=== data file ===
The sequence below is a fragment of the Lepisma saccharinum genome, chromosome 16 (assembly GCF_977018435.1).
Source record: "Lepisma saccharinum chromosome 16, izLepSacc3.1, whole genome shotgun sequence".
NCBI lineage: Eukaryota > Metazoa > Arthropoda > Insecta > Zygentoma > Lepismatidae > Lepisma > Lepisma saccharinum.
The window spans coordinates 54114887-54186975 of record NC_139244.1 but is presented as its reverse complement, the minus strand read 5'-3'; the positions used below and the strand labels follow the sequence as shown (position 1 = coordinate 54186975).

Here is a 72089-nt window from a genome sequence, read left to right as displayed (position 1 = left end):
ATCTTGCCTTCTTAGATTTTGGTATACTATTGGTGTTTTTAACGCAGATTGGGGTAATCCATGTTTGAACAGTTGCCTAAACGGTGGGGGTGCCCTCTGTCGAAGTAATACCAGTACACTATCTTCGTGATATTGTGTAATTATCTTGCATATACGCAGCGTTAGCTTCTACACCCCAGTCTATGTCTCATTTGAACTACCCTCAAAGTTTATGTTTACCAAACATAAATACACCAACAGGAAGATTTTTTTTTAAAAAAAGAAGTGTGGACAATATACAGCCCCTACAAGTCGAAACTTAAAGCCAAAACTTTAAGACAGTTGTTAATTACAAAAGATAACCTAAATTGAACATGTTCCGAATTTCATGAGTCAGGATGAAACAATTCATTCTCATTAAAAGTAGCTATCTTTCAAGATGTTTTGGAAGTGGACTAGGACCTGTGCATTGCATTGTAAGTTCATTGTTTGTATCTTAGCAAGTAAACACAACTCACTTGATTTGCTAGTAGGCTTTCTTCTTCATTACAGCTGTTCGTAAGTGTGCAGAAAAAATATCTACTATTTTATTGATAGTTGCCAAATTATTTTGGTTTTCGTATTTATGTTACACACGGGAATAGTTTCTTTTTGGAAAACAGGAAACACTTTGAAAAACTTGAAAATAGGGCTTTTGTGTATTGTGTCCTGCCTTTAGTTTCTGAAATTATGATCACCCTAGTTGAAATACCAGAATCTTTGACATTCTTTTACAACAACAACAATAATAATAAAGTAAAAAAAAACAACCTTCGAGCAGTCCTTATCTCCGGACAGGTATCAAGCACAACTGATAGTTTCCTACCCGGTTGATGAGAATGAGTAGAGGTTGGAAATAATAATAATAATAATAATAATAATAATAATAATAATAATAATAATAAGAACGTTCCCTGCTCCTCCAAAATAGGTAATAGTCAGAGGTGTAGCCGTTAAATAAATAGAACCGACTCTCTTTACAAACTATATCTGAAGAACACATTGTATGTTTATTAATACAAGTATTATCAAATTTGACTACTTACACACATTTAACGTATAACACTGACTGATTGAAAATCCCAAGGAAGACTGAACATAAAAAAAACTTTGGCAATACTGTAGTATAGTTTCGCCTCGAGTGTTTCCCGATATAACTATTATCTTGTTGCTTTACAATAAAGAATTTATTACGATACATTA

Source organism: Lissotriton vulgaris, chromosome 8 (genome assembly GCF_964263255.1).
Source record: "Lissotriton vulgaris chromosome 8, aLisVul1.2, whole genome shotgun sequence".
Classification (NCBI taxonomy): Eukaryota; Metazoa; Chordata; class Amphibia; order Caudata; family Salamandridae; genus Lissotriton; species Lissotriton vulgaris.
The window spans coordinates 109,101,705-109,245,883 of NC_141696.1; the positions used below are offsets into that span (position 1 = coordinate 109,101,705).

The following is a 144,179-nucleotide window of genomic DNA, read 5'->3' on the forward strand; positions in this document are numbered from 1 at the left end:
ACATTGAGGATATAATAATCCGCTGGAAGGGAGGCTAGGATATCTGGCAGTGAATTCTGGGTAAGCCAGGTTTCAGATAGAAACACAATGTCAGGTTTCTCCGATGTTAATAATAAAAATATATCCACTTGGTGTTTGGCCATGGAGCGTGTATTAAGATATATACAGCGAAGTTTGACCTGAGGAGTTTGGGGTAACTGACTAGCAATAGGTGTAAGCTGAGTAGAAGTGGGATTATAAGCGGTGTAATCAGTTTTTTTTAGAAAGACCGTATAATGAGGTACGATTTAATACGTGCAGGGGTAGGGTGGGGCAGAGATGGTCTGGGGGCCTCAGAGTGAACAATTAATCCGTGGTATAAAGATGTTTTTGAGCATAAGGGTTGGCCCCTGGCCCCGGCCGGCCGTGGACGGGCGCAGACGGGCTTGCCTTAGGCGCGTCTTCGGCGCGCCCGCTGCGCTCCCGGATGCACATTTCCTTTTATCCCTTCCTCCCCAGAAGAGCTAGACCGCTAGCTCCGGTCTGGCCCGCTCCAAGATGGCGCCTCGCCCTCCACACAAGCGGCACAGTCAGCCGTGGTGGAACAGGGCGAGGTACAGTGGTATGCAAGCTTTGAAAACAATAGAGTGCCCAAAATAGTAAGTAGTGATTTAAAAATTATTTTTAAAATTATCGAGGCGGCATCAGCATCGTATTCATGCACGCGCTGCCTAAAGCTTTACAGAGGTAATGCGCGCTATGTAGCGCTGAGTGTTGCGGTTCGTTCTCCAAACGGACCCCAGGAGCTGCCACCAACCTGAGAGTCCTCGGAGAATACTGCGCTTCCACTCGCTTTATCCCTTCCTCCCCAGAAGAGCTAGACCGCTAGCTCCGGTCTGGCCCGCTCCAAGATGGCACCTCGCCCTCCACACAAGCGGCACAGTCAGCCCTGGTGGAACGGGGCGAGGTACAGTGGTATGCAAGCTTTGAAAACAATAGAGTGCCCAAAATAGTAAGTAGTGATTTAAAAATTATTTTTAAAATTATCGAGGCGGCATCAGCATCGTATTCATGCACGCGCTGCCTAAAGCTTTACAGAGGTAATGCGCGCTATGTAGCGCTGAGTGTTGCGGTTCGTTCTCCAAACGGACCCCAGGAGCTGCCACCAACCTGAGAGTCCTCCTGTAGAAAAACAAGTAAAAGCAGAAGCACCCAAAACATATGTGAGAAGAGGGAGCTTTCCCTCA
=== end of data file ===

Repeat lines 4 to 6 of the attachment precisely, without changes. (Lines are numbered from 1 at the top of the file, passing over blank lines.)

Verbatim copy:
The window spans coordinates 54114887-54186975 of record NC_139244.1 but is presented as its reverse complement, the minus strand read 5'-3'; the positions used below and the strand labels follow the sequence as shown (position 1 = coordinate 54186975).

Here is a 72089-nt window from a genome sequence, read left to right as displayed (position 1 = left end):
ATCTTGCCTTCTTAGATTTTGGTATACTATTGGTGTTTTTAACGCAGATTGGGGTAATCCATGTTTGAACAGTTGCCTAAACGGTGGGGGTGCCCTCTGTCGAAGTAATACCAGTACACTATCTTCGTGATATTGTGTAATTATCTTGCATATACGCAGCGTTAGCTTCTACACCCCAGTCTATGTCTCATTTGAACTACCCTCAAAGTTTATGTTTACCAAACATAAATACACCAACAGGAAGATTTTTTTTTAAAAAAAGAAGTGTGGACAATATACAGCCCCTACAAGTCGAAACTTAAAGCCAAAACTTTAAGACAGTTGTTAATTACAAAAGATAACCTAAATTGAACATGTTCCGAATTTCATGAGTCAGGATGAAACAATTCATTCTCATTAAAAGTAGCTATCTTTCAAGATGTTTTGGAAGTGGACTAGGACCTGTGCATTGCATTGTAAGTTCATTGTTTGTATCTTAGCAAGTAAACACAACTCACTTGATTTGCTAGTAGGCTTTCTTCTTCATTACAGCTGTTCGTAAGTGTGCAGAAAAAATATCTACTATTTTATTGATAGTTGCCAAATTATTTTGGTTTTCGTATTTATGTTACACACGGGAATAGTTTCTTTTTGGAAAACAGGAAACACTTTGAAAAACTTGAAAATAGGGCTTTTGTGTATTGTGTCCTGCCTTTAGTTTCTGAAATTATGATCACCCTAGTTGAAATACCAGAATCTTTGACATTCTTTTACAACAACAACAATAATAATAAAGTAAAAAAAAACAACCTTCGAGCAGTCCTTATCTCCGGACAGGTATCAAGCACAACTGATAGTTTCCTACCCGGTTGATGAGAATGAGTAGAGGTTGGAAATAATAATAATAATAATAATAATAATAATAATAATAATAATAATAATAAGAACGTTCCCTGCTCCTCCAAAATAGGTAATAGTCAGAGGTGTAGCCGTTAAATAAATAGAACCGACTCTCTTTACAAACTATATCTGAAGAACACATTGTATGTTTATTAATACAAGTATTATCAAATTTGACTACTTACACACATTTAACGTATAACACTGACTGATTGAAAATCCCAAGGAAGACTGAACATAAAAAAAACTTTGGCAATACTGTAGTATAGTTTCGCCTCGAGTGTTTCCCGATATAACTATTATCTTGTTGCTTTACAATAAAGAATTTATTACGATACATTA